Come to think of it, this movie reminds me of another Coen brothers film, The Big Lebowski. A kidnapping was the focal point of that flick as well; and part of the fun of both of these movies is their depiction of very quirky, off-center characters. For Lebowski, that meant various socio-political caricatures*; for Caesar, it’s the various actors, filmmakers, journalists, and tangentially-related people that Mannix has to deal with as part of his job. And let it never be said that the Coen brothers haven’t mastered weird-yet-memorable characters. Some of these parts are played by well-known actors and actresses, such as Scarlett Johansson, Channing Tatum, Ralph Fiennes, and Jonah Hill, although the screen time for these four is quite limited. They all have essentially one or, at most, two memorable scenes each–with Johansson and Tatum getting to perform in their own elaborately staged musical numbers as part of the films their characters are acting in–but nothing further. It’s an interesting marketing move to advertise some of these actors so prominently when their status is essentially that of a cameo. Jonah Hill, in particular, is only in the movie for maybe two or three minutes, but was still featured heavily in the promotional material for this film.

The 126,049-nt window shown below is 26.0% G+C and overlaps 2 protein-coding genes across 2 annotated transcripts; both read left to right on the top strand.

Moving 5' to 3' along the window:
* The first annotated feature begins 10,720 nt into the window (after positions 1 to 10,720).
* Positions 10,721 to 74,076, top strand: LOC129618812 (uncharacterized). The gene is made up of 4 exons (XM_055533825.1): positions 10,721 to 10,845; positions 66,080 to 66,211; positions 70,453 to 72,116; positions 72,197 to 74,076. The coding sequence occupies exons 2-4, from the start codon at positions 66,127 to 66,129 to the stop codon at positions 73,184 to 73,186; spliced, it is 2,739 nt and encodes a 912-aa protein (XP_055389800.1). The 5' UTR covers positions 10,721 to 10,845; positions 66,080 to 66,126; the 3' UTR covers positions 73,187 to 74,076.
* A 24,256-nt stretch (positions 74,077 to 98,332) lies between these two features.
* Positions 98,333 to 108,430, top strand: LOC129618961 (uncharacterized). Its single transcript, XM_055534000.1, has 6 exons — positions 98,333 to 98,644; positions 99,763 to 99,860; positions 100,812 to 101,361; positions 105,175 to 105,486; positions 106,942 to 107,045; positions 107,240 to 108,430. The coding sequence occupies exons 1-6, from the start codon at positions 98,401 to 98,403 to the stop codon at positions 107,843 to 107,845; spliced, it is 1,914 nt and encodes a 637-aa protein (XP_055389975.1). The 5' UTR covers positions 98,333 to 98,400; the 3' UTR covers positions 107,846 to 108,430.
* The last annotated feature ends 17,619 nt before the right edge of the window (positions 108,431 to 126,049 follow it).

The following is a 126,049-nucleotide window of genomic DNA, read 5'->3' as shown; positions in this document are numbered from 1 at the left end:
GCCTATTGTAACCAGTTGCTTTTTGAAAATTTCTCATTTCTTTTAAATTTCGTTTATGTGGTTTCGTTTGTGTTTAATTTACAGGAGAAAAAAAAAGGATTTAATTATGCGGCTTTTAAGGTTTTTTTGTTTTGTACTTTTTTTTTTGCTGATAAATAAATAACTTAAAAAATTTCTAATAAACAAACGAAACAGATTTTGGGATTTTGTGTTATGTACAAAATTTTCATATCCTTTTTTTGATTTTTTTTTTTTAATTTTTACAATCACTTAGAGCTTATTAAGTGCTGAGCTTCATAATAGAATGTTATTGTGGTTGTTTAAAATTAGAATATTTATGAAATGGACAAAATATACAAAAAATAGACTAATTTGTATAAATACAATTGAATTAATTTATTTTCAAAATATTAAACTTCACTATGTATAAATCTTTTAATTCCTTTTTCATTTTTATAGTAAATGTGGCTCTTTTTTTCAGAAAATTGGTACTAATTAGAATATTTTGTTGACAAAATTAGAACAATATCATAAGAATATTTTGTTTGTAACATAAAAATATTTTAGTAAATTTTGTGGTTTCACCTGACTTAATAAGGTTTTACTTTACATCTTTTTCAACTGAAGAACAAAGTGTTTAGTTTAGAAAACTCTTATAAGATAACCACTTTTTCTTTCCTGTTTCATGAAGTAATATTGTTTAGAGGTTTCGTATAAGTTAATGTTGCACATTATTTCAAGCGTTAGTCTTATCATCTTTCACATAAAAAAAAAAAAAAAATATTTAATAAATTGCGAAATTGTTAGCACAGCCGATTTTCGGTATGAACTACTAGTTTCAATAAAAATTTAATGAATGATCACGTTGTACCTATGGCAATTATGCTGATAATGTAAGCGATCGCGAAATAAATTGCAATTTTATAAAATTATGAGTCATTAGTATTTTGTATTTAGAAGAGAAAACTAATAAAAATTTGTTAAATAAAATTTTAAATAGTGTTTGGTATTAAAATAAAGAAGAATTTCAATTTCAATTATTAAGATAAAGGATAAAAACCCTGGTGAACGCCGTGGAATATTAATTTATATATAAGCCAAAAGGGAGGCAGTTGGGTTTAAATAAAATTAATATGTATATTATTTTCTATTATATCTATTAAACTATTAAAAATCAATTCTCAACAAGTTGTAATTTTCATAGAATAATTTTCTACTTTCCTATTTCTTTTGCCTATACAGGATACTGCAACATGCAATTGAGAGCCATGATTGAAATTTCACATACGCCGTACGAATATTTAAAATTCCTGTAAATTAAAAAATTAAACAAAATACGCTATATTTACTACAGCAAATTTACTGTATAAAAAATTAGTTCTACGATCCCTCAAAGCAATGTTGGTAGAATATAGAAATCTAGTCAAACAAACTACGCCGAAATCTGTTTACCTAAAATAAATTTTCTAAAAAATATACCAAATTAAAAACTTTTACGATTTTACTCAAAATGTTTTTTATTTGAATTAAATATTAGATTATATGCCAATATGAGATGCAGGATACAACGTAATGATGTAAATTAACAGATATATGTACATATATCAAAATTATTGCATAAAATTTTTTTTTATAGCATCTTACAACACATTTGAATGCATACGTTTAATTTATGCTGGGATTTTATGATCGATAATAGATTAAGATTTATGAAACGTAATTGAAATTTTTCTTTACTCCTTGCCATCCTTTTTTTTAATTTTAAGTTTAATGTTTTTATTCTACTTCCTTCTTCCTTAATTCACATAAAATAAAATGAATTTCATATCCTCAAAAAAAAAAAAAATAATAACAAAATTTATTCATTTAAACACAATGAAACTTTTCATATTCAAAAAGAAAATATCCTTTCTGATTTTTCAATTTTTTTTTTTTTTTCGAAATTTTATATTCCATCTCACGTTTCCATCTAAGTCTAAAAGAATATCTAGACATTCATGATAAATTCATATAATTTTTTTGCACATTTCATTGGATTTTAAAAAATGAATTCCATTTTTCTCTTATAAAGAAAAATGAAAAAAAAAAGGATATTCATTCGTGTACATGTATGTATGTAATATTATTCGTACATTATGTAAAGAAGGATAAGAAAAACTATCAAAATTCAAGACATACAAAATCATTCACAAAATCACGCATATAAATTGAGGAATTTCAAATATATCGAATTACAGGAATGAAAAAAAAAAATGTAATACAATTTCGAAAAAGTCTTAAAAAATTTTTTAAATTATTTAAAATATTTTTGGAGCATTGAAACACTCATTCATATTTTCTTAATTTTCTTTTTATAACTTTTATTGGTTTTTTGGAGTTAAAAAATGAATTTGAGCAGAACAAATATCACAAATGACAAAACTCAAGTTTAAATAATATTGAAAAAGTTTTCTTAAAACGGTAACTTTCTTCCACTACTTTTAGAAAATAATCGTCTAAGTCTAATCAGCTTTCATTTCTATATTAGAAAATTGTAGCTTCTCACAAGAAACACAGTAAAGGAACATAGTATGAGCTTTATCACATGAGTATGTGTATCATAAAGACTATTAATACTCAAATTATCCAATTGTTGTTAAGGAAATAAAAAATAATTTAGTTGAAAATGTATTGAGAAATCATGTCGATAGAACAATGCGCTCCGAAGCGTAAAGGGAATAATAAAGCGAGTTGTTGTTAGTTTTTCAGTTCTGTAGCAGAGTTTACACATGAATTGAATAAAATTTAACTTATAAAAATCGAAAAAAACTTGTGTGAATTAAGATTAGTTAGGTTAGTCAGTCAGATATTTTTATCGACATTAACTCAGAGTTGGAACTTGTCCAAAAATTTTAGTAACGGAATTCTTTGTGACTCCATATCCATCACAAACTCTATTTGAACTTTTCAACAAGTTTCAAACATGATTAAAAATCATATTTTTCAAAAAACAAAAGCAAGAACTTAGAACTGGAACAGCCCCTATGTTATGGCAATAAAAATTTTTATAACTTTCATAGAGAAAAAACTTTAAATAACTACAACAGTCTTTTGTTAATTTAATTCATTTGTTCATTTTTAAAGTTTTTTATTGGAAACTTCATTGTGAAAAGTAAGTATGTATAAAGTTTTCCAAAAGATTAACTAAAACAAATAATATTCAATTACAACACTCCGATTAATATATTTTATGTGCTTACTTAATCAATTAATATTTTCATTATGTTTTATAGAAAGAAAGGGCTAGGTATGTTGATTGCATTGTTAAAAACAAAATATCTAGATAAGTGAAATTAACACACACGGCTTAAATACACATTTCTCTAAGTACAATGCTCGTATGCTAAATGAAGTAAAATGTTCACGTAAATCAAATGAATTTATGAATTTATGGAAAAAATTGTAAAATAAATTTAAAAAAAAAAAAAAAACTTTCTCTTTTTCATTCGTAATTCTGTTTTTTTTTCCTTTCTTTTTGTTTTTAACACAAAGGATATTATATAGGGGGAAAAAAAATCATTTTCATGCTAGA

Not every big name actor in this movie is stiffed, though. George Clooney, as Baird Whitlock, obviously plays a more central and important role. For most of the film, his character is confined to a house with his Communist captors; but it’s during this time, as he’s speaking with them, that some of the best and most amusing moments in the movie occur. The Communists profess to him deep ideas on the exploitation of the proletariat masses by the bourgeoisie; which he then proceeds to warp and simplify and attempt to apply to his own life in strange ways. It’s funny, and Clooney finds the right notes in this part. He knows to play Baird as slightly foolish without making him a complete idiot, and his somewhat wooden personality fits in well with the picture’s hammy tone.